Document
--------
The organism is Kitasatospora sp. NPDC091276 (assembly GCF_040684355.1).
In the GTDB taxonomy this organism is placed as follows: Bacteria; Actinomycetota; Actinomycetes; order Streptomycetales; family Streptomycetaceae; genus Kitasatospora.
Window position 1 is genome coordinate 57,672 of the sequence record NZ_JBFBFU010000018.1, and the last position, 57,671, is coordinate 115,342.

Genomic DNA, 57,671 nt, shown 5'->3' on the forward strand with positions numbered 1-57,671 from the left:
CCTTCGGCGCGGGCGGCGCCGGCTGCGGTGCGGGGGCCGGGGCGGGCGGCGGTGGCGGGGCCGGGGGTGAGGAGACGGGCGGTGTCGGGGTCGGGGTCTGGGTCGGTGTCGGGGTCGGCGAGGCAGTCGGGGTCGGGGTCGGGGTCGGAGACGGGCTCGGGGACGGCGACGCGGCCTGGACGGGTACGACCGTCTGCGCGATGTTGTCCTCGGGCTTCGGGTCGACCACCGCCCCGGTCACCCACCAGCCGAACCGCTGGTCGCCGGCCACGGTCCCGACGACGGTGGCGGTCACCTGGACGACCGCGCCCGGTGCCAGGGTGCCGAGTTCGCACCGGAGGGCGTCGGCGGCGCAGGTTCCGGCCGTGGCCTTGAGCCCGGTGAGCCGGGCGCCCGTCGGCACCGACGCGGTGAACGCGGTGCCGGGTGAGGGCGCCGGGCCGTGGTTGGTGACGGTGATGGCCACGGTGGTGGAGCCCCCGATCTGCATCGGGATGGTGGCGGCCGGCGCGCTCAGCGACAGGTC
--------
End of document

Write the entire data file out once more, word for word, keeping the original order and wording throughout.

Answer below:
The organism is Kitasatospora sp. NPDC091276 (assembly GCF_040684355.1).
In the GTDB taxonomy this organism is placed as follows: Bacteria; Actinomycetota; Actinomycetes; order Streptomycetales; family Streptomycetaceae; genus Kitasatospora.
Window position 1 is genome coordinate 57,672 of the sequence record NZ_JBFBFU010000018.1, and the last position, 57,671, is coordinate 115,342.

Genomic DNA, 57,671 nt, shown 5'->3' on the forward strand with positions numbered 1-57,671 from the left:
CCTTCGGCGCGGGCGGCGCCGGCTGCGGTGCGGGGGCCGGGGCGGGCGGCGGTGGCGGGGCCGGGGGTGAGGAGACGGGCGGTGTCGGGGTCGGGGTCTGGGTCGGTGTCGGGGTCGGCGAGGCAGTCGGGGTCGGGGTCGGGGTCGGAGACGGGCTCGGGGACGGCGACGCGGCCTGGACGGGTACGACCGTCTGCGCGATGTTGTCCTCGGGCTTCGGGTCGACCACCGCCCCGGTCACCCACCAGCCGAACCGCTGGTCGCCGGCCACGGTCCCGACGACGGTGGCGGTCACCTGGACGACCGCGCCCGGTGCCAGGGTGCCGAGTTCGCACCGGAGGGCGTCGGCGGCGCAGGTTCCGGCCGTGGCCTTGAGCCCGGTGAGCCGGGCGCCCGTCGGCACCGACGCGGTGAACGCGGTGCCGGGTGAGGGCGCCGGGCCGTGGTTGGTGACGGTGATGGCCACGGTGGTGGAGCCCCCGATCTGCATCGGGATGGTGGCGGCCGGCGCGCTCAGCGACAGGTC